February 28, 2024


1.4 million under rare flash flood warning as ‘life-threatening landslides’ batter California

A strong storm is lashing California on Monday, causing flooding and knocking out power to hundreds of thousands of people.

As the storm sat over the Los Angeles basin, more than 1.4 million people are under a rare flash flood warning. Up to 9in of rain has already fallen in the area, the National Weather Service has said.

Officials are particularly worried about the Hollywood Hills area and Santa Monica mountains, where the NWS warned of “life-threatening landslides and additional flash flooding”.

Officials in northern California reported one person was killed when the storm passed through there. An elderly man in Yuba City died when a redwood tree fell in his backyard.

The California governor, Gavin Newsom, declared a state of emergency for Los Angeles, Orange, Riverside, San Bernardino, San Diego, San Luis Obispo, Santa Barbara and Ventura counties.

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Key events

Over 500,000 without power across California

More than 500,000 households and businesses across California are without power, according to poweroutage.us, which tracks outages across the country.

The outage are concentrated in northern California, and are likely affecting more than one million people. In some counties, nearly half of all residents have lost electricity as powerful winds, some as high as 100mph, knocked down trees and power lines.

Pacific Gas and Electric, which provides power to nearly half of all Californians, has said the “hazardous weather conditions” may impact when they will be able to restore services.

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In Los Angeles, the intense rain has triggered mud and debris flows in the Hollywood Hills and the Santa Monica mountains.

Firefighters evacuated several homes overnight in Studio City and Tarzana after mud, rocks and trees flowed into residences. No one was injured.

“I’ve been doing damage reports all night, so I’ve seen a fair amount of damage, and of people being evacuated from homes due to mudslides,” said Todd Hall, a meteorologist with the National Weather Service near Los Angeles.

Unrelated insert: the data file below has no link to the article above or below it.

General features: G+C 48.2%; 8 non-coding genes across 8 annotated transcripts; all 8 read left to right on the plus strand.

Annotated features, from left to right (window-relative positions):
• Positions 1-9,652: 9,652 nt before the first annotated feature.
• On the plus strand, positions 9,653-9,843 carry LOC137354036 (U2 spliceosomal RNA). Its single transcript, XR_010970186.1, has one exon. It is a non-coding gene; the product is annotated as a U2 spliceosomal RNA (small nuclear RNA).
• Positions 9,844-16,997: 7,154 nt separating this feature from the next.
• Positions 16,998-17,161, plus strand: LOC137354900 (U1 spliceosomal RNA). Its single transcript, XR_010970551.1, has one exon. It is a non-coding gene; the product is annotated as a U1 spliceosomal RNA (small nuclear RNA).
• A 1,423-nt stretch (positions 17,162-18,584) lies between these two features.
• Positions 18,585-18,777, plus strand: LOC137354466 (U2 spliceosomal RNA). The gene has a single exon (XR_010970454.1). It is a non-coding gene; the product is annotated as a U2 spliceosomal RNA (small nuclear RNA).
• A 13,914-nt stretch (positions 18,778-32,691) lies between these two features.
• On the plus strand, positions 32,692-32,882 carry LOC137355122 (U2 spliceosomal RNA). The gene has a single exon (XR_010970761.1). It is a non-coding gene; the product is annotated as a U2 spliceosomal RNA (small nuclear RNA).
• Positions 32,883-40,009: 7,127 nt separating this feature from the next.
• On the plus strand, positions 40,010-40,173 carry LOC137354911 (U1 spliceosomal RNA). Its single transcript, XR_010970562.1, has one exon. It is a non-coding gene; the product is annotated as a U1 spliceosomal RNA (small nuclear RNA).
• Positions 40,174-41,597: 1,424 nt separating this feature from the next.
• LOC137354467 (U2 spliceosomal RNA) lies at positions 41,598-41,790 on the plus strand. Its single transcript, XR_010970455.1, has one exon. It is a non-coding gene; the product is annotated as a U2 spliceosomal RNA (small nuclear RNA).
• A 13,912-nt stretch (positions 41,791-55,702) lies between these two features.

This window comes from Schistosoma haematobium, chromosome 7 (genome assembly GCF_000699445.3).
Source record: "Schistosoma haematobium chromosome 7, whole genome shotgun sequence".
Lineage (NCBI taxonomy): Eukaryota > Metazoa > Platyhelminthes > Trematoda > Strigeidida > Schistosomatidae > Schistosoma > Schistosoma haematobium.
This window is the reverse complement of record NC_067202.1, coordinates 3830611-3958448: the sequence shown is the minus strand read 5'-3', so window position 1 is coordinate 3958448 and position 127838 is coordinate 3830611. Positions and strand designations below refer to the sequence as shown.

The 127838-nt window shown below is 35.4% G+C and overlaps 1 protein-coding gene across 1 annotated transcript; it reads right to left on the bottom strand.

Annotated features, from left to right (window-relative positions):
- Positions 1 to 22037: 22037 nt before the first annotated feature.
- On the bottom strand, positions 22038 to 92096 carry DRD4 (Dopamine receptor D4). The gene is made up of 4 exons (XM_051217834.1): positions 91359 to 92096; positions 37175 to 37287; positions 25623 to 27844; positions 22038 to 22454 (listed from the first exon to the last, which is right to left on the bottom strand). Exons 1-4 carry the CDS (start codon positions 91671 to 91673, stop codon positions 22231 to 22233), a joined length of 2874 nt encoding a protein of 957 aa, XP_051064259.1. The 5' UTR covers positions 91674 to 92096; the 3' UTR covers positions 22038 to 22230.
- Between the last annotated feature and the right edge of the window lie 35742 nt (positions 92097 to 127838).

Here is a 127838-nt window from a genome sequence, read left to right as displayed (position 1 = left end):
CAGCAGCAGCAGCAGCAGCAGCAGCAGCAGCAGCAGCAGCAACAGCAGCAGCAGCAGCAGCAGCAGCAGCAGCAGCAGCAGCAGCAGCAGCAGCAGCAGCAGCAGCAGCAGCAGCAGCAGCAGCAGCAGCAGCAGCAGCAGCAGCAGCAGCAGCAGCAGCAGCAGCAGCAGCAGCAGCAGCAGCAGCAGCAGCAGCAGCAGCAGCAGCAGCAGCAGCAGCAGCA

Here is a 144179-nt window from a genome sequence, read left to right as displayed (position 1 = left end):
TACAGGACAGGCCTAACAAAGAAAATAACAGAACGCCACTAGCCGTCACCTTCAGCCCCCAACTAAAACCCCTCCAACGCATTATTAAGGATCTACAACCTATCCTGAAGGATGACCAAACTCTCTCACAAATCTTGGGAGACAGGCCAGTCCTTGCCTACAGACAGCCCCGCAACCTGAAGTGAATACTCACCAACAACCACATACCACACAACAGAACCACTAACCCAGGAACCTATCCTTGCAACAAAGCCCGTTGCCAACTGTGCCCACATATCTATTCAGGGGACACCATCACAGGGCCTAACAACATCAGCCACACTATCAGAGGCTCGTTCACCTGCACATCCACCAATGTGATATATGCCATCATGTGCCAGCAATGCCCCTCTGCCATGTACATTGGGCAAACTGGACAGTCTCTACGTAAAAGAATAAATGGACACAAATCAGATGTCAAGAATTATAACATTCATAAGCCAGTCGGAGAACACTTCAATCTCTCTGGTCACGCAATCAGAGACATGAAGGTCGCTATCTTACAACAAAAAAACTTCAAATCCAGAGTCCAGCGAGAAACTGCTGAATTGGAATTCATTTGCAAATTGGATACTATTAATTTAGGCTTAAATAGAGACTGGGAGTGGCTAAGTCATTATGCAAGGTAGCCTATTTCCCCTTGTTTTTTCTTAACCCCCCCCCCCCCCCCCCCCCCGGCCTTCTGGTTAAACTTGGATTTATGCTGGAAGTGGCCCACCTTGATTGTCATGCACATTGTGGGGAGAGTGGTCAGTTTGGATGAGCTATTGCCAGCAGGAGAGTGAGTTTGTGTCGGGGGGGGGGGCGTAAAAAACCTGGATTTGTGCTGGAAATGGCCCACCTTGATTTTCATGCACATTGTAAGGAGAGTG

Lindsay Horvath, an LA county supervisor, urged residents near wildfire burn areas of Topanga and Soledad canyons to heed orders to get out ahead of possible mudslides.

Officials have put in place evacuation orders and warnings for mountain and canyon areas of Los Angeles county as well as Monterey, Santa Barbara and Ventura counties.

The storm traveled across northern California on Sunday, where it inundated roads and forced down power lines and trees.

The weather service’s San Francisco Bay Area office issued its first ever “hurricane force wind warning.” Winds in the region exceeded 60mph (96 kph), with some gusts in the mountains topping 80mph (128 kph).

A hillside collapse in downtown San Francisco blocked traffic on Sunday afternoon.

To the south, in San Jose, emergency services pulled stranded motorists out of cars caught in floodwaters and rescued people from a homeless encampment alongside a rising river.

1.4 million under rare flash flood warning as ‘life-threatening landslides’ batter California

A strong storm is lashing California on Monday, causing flooding and knocking out power to hundreds of thousands of people.

As the storm sat over the Los Angeles basin, more than 1.4 million people are under a rare flash flood warning. Up to 9in of rain has already fallen in the area, the National Weather Service has said.

Officials are particularly worried about the Hollywood Hills area and Santa Monica mountains, where the NWS warned of “life-threatening landslides and additional flash flooding”.

Officials in northern California reported one person was killed when the storm passed through there. An elderly man in Yuba City died when a redwood tree fell in his backyard.

The California governor, Gavin Newsom, declared a state of emergency for Los Angeles, Orange, Riverside, San Bernardino, San Diego, San Luis Obispo, Santa Barbara and Ventura counties.

Updated at 





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